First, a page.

KIWI competitions


Period 1 Monday 22 July

MATHEMATICS Period 3 Monday 22 July

are you a secret flu spreader? to you can spread the fluou your loved ones with t knowing you have it Flu shots are available from your GP team or some pharmacies. You may even qualify for a free shot. Check out for more info and flu facts.


Period 1 Tuesday 23 July





CLASSES 9 week Programme Term 3


5 JULY 2019

Holiday Programme Beginners, suitable

for new players age 8—12, J4/ J3 graded players.

Improvers, suitable

for new players age 13+, and graded players J2 and above

Cost: $20 per session Venue: Hoon Hay SC, 8 Takaro Ave, Sockburn

Winter 2019 School Holidays Squash Program Beginners & Improvers

Tuesday 9th July

Squash Sessions

9am—12pm Beginners, 12.30pm—3.30pm Improvers

Wednesday 10th July 9am—12pm Beginners 12.30pm—3.30pm Improvers

Thursday 11th July 9am—12pm Beginners 12.30pm—3.30pm Improvers

Friday 12th July 9am—12pm Beginners

Bookings are essential as spaces are limited !!

12.30pm—3.30pm Improvers

Registrations close Saturday 7th July

Wednesday 17th July 9am—12pm Beginners 12.30pm—3.30pm Improvers Check out the ‘Give Squash a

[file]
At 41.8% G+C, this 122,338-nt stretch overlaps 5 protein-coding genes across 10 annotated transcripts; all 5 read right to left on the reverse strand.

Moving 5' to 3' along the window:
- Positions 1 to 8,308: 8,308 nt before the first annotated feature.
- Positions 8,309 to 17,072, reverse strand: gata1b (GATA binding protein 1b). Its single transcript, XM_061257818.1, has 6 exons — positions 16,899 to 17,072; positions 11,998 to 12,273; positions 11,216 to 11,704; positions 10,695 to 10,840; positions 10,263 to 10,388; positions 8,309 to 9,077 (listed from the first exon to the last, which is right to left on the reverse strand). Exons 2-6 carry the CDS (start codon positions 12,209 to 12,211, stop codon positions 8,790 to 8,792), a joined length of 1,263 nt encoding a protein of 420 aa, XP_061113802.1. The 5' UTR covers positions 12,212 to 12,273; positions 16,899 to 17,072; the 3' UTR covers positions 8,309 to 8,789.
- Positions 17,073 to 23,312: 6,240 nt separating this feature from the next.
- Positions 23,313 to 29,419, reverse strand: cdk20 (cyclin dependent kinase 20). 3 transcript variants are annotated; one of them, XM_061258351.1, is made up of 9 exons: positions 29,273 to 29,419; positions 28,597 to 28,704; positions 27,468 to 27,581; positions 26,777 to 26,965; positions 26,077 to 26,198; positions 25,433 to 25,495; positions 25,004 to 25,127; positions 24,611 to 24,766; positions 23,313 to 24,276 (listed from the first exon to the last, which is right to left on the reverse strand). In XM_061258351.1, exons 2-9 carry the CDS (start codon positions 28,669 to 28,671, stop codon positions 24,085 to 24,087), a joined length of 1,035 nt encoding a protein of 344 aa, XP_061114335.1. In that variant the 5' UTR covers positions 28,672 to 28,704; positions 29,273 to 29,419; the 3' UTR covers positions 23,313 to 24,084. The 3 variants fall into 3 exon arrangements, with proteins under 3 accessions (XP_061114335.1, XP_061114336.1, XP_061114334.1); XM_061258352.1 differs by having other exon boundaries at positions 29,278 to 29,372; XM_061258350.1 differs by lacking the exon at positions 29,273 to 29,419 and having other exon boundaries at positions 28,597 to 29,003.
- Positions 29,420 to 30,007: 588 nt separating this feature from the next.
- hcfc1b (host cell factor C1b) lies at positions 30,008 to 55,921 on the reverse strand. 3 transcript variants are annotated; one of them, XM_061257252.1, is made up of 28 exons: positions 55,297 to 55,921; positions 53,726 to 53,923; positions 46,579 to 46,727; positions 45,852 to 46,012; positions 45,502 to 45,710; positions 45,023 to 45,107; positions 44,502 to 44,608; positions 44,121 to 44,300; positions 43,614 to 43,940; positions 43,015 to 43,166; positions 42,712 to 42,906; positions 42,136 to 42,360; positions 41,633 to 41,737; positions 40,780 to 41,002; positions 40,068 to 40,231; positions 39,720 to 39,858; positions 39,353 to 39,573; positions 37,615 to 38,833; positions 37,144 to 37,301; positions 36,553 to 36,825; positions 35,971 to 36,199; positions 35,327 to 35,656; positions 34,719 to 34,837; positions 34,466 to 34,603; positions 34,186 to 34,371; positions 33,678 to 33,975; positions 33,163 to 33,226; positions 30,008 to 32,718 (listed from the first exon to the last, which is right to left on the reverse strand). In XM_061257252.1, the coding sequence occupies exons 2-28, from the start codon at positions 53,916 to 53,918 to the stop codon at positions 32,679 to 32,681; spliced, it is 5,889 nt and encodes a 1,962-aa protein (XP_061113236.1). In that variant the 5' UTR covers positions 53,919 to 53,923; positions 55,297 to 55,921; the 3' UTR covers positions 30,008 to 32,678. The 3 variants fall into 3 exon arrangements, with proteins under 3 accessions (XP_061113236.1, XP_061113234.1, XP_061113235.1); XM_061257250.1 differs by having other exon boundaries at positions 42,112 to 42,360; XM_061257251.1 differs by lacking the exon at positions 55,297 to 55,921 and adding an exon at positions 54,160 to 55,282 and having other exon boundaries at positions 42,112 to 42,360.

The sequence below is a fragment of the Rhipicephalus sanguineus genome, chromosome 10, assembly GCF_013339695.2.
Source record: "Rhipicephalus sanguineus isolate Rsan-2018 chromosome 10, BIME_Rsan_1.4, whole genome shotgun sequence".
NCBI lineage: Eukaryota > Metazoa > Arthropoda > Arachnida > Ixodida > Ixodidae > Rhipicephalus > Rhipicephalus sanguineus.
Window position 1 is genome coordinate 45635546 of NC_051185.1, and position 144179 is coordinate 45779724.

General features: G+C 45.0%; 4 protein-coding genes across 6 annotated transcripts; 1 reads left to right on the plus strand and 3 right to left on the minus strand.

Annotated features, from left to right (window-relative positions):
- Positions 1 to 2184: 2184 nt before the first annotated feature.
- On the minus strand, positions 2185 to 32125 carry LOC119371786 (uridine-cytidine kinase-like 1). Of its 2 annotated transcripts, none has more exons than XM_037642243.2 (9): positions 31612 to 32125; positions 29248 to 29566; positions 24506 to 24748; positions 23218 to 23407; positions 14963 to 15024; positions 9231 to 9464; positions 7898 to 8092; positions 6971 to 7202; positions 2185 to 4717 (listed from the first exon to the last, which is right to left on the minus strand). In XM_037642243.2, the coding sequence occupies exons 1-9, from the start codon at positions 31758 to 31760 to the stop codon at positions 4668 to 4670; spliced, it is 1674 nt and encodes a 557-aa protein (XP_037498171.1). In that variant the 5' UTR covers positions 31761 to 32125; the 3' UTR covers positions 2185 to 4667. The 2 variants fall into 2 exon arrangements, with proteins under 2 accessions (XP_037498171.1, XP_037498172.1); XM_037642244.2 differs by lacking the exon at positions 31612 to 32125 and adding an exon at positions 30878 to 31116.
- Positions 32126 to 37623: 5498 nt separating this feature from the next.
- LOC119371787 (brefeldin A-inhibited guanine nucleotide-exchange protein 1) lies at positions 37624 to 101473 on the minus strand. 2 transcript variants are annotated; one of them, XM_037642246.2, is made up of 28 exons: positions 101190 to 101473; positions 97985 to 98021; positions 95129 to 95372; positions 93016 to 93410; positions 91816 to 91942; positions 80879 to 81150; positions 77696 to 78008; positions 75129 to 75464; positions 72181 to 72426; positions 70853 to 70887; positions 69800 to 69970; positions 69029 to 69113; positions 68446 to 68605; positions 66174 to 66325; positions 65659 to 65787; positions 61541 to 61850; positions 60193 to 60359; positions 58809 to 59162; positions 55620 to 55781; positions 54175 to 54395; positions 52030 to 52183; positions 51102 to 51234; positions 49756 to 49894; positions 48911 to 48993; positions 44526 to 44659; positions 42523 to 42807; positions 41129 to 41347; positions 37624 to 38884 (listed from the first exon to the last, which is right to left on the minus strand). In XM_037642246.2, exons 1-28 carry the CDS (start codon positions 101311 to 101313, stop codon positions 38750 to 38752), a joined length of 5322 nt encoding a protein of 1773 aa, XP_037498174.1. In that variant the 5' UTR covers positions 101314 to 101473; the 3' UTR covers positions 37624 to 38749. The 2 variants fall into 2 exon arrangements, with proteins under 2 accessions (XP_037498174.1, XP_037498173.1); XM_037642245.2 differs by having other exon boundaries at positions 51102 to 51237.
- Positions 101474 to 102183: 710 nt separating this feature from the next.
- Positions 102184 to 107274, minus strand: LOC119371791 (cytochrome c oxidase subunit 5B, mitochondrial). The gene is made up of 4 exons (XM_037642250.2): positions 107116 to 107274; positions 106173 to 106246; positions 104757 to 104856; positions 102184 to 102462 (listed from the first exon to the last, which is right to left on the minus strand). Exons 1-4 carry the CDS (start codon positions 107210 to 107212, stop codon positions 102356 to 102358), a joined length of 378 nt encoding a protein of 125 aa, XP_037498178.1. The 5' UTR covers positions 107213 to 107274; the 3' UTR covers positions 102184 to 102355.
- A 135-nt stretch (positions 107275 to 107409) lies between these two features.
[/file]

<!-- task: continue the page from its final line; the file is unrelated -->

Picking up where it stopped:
Go’ sessions this school holidays @

‘Give Squash a go’ ? 13 sessions available at 3 venues located around the city: Burnside, Cashmere & Linwood Sessions full of fun and perfect for kids that have never played squash before or beginners.

For further information and to book: Contact Di McCoy

021 245 0966 When booking, please confirm if you require equipment and please wear non-marking court shoes.

DHS PTSA are selling Entertainment Books Pre-order online today Or you can email or contact the School office

$70 each

DHS Track Pants




Rolleston 35


JULY HOLIDAY PROGRAMMES Information Booklet July 6 – 21 Secondary school students

Artwork by Xani Fetzer



UGUST 31, 2019


5 PM



We’ve got $5000 to give away to students who are actively giving back to our community and need a hand to do even more.


If you’re at high school and want our help (and money) to do good in your neighbourhood, apply now for a $500 Local Heroes Scholarship. Head to our website, fill out an application form and get it in to us before Wednesday 31st July, 2019.



• Darfield High School • PO Box 5, Darfield, 7541

• 7 McLaughlins Road, Darfield • 03 318 8411



See Eventbrite or phone 03 423 0445 AL HER

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Profile for Darfield High School

DHS Dispatch 5 July 2019  

Darfield High School Dispatch Issue 7. 05 July 2019.

DHS Dispatch 5 July 2019  

Darfield High School Dispatch Issue 7. 05 July 2019.